When it comes to your tummy ache, not all stomach pains are created equal.
“Abdominal pain is another very common presentation to primary care and actually requires a lot of detective work,” says Arlene Wright, nurse practitioner with Lee Memorial Health System.
And like many things in this world, it comes down to location, location, location.
“It’s all about location. Right side, lower abdominal pain can be indicative of appendicitis. Left lower quadrum pain could be diverticulitis. Upper right quadrum pain could be gall bladder problems. The epigastria area could be peptic ulcer disease or it could be worsening GERD. You also have to determine is it a urologic problem? Is it a gynecologic problem?” says Wright.
That’s why patient history and a physical exam are so important when it comes to pinpointing the cause of your pain. Many common symptoms will resolve themselves, but other times abdominal pain needs an intervention.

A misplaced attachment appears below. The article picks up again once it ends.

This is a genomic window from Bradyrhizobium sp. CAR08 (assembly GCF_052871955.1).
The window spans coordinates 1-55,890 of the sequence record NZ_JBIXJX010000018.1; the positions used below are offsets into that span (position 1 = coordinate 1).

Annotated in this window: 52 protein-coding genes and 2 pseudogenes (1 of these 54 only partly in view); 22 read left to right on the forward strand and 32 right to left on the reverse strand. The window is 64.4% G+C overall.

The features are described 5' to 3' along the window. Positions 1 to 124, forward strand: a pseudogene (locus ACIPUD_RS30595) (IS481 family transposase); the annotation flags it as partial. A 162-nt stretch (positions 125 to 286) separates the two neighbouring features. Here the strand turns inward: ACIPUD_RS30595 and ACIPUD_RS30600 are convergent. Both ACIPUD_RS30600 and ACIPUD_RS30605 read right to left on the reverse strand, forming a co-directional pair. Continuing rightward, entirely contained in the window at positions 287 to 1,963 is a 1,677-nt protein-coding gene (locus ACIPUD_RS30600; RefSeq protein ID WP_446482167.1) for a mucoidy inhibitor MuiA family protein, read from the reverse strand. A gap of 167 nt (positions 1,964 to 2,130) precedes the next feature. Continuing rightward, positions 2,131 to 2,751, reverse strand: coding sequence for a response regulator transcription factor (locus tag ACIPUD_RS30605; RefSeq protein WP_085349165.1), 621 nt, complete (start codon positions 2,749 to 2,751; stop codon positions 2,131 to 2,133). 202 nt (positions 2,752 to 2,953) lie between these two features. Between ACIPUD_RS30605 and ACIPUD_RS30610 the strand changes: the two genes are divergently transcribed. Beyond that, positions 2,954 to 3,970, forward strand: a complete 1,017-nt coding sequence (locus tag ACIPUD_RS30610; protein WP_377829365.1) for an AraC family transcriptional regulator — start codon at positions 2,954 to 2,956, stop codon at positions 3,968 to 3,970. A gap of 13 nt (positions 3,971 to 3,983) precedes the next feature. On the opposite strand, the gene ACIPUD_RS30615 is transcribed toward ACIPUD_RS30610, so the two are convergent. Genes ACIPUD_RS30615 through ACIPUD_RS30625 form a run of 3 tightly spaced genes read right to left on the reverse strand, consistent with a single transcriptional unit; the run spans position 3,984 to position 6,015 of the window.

“You want to stress any alarm symptoms. Is there a sudden loss of weight, has the person lost appetite? Vomiting blood, bloody diarrhea - those are definitely all alarm symptoms that definitely warrant being seen,” says Wright.
Your health care provider will also ask you how long you’ve had the pain and to describe it, whether it’s crampy, stabbing, dull or sharp. To help them with their detective work, you have to provide the proper clues.